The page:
Many readers of this newspaper are likely to be concerned about shedding a few kilograms brought on by age and a sedentary lifestyle. But weight—or the lack of it—is a major problem for a large number of newborns in India. Birthweight is a strong indicator not only of a mother’s health and nutritional status but also of a newborn’s chances for survival, growth, long-term health and development.
According to UNICEF, low birthweight (less than 2,500g) raises grave health risks for children. Low birthweight is a public health problem in many countries; globally an estimated 15% of births (over 20 million newborns) result in low birthweight babies. Babies who are undernourished in the womb face a greatly increased risk of dying during their early months and years. Those who survive have impaired immune function and an elevated risk of disease; they are likely to remain undernourished, with reduced muscle strength, throughout their lives, and face a higher incidence of diabetes and heart disease. Children born underweight also tend to have cognitive disabilities and a lower IQ, affecting their performance in school and their job opportunities as adults. More than half of low birthweight infants are born in South Asia, where more than one in four infants are born with low birthweight. India, one of the countries with the highest incidence of low birthweight, adds nearly 7.5 million such babies annually—the highest in any country.
Existing literature clearly shows that there appears to be a permanent effect of low birthweight on socio-economic and health outcomes. A recent paper by David N. Figlio and others (The Effects of Poor Neonatal Health on Children’s Cognitive Development, National Bureau of Economic Research working paper 18846) uses birthweight of twin children in Florida as a proxy for neonatal health. The paper suggests that effects of birthweight on cognitive development are roughly constant across a child’s schooling career. These appear to be the same across a wide range of demographic and socio-economic groups. These results suggest that the gaps observed in adulthood associated with poor neonatal health are largely fixed at least by third grade or even kindergarten, indicating that some biological factors may be very difficult to overcome by subsequent interventions.
Many such studies are carried out in a developed world context and so must be applied to India with caution. In the absence of rigorous studies (or, for that matter, credible, robust data), the common sense conclusion in India has to be that in addition to desirable health outcomes, a major economic boost will arise if we were to focus on the health of the newborn baby and the pregnant mother. In aggregate, if the median birthweight of newborns in India were to rise by 100 or 200g and the percentage of low birthweight babies were to fall (from 28% to 20% or lower), a meaningful productivity boost to the economy is likely.
The percentage of low birthweight babies has decreased only very gradually in India over many decades to 28% in 2005-10. Nearly two-thirds of birthweights are not even recorded. With the primary mission to improve the health of women and children, the government of India set up the ministry of women and child development nearly four decades ago. That effort has had a mixed record. The ministry oversees the government-managed and community-run creches and day care centres called anganwadis and coordinates several nutritional and immunization initiatives. It is also responsible for an innovative conditional cash transfer scheme related to maternal health—the Indira Gandhi Matritva Sahyog Yojana, modelled on the successful Janani Suraksha Yojana—that is reasonably effective even though not fully scaled across the country.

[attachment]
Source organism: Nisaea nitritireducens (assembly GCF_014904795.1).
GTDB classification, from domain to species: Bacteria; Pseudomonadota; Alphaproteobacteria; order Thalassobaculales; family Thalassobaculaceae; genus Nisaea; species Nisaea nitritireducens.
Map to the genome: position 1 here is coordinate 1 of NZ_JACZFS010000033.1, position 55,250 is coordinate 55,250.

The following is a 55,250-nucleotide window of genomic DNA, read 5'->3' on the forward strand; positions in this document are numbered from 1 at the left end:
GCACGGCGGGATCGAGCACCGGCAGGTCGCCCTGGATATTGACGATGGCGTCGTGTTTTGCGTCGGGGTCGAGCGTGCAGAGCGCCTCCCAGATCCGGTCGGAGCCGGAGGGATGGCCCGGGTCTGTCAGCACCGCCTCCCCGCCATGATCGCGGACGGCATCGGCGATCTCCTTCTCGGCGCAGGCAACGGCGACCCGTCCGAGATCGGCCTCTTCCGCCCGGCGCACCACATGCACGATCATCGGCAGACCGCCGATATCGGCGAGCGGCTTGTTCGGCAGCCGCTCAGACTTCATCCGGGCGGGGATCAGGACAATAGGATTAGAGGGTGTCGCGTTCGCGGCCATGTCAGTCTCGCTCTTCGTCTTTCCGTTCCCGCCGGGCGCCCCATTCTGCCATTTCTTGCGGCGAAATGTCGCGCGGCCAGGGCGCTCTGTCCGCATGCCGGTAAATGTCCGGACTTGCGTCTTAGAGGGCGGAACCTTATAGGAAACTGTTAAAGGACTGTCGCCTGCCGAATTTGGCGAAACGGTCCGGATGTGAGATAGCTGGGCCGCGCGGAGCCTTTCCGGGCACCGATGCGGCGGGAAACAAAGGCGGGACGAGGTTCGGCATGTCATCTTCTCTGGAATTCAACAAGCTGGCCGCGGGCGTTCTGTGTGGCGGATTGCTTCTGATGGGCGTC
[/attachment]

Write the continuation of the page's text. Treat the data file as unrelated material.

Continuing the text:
What more can be done? Low birthweight stems primarily from poor maternal health and nutrition—poor nutritional status before conception, short stature (mostly due to under-nutrition and infections during childhood) and poor nutrition during pregnancy. Key interventions to prevent low birthweight include improved food intake for pregnant and lactating mothers, micronutrient supplementation, preventing and treating diseases such as malaria and HIV/AIDS, educating girls and expectant mothers, deworming primary school girls (future mothers) and preventing teenage pregnancies (underage mothers result in underweight babies).
In conjunction with the total sanitation programme, a large-scale awareness campaign involving cinema and cricket stars should focus on the importance of the antenatal health of the mother and the neonatal health of the newborn. For it to be effective, the message has to be simple and persistent. The two maternal health programmes run by two different ministries should be merged. An explicit cash transfer for recording birthweight must be incorporated into the conditional transfer, and national and state-wise goals for improving median birthweights must be set.
PS: “The entire man is, so to speak, seen in the cradle of the child,” said Alexis de Tocqueville.
Narayan Ramachandran is chairman, InKlude Labs, which helps state governments implement large-scale school-based deworming in India. Comments are welcome at firstname.lastname@example.org
To read Narayan Ramachandran’s previous columns, go to www.livemint.com/avisiblehand